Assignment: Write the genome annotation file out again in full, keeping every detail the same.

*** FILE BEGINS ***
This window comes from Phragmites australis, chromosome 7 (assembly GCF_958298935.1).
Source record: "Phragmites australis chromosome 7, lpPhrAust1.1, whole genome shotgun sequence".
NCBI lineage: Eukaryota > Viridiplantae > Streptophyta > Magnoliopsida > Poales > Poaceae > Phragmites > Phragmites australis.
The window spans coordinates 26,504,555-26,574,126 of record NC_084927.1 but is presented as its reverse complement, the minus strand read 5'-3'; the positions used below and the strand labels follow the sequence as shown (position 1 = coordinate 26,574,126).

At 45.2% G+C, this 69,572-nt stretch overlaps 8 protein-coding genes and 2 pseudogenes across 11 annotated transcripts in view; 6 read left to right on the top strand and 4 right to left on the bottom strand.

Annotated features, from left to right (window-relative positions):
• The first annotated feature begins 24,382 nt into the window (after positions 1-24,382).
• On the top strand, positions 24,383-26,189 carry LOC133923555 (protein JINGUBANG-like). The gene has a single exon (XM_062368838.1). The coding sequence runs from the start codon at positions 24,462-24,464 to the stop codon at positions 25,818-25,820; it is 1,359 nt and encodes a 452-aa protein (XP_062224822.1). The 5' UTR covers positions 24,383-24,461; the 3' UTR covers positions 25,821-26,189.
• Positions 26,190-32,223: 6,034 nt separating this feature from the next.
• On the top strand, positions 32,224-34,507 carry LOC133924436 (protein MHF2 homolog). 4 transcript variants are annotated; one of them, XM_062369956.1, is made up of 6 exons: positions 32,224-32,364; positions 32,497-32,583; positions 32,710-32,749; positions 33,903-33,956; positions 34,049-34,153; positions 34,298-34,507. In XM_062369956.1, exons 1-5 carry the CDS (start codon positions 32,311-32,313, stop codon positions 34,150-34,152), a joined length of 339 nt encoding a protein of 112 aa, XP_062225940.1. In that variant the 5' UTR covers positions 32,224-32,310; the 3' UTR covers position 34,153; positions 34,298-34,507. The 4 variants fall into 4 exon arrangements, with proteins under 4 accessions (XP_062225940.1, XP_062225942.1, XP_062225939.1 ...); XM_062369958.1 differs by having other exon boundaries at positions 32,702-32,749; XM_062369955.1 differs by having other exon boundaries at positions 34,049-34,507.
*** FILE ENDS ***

This window comes from Phragmites australis, chromosome 7 (assembly GCF_958298935.1).
Source record: "Phragmites australis chromosome 7, lpPhrAust1.1, whole genome shotgun sequence".
NCBI lineage: Eukaryota > Viridiplantae > Streptophyta > Magnoliopsida > Poales > Poaceae > Phragmites > Phragmites australis.
The window spans coordinates 26,504,555-26,574,126 of record NC_084927.1 but is presented as its reverse complement, the minus strand read 5'-3'; the positions used below and the strand labels follow the sequence as shown (position 1 = coordinate 26,574,126).

At 45.2% G+C, this 69,572-nt stretch overlaps 8 protein-coding genes and 2 pseudogenes across 11 annotated transcripts in view; 6 read left to right on the top strand and 4 right to left on the bottom strand.

Annotated features, from left to right (window-relative positions):
• The first annotated feature begins 24,382 nt into the window (after positions 1-24,382).
• On the top strand, positions 24,383-26,189 carry LOC133923555 (protein JINGUBANG-like). The gene has a single exon (XM_062368838.1). The coding sequence runs from the start codon at positions 24,462-24,464 to the stop codon at positions 25,818-25,820; it is 1,359 nt and encodes a 452-aa protein (XP_062224822.1). The 5' UTR covers positions 24,383-24,461; the 3' UTR covers positions 25,821-26,189.
• Positions 26,190-32,223: 6,034 nt separating this feature from the next.
• On the top strand, positions 32,224-34,507 carry LOC133924436 (protein MHF2 homolog). 4 transcript variants are annotated; one of them, XM_062369956.1, is made up of 6 exons: positions 32,224-32,364; positions 32,497-32,583; positions 32,710-32,749; positions 33,903-33,956; positions 34,049-34,153; positions 34,298-34,507. In XM_062369956.1, exons 1-5 carry the CDS (start codon positions 32,311-32,313, stop codon positions 34,150-34,152), a joined length of 339 nt encoding a protein of 112 aa, XP_062225940.1. In that variant the 5' UTR covers positions 32,224-32,310; the 3' UTR covers position 34,153; positions 34,298-34,507. The 4 variants fall into 4 exon arrangements, with proteins under 4 accessions (XP_062225940.1, XP_062225942.1, XP_062225939.1 ...); XM_062369958.1 differs by having other exon boundaries at positions 32,702-32,749; XM_062369955.1 differs by having other exon boundaries at positions 34,049-34,507.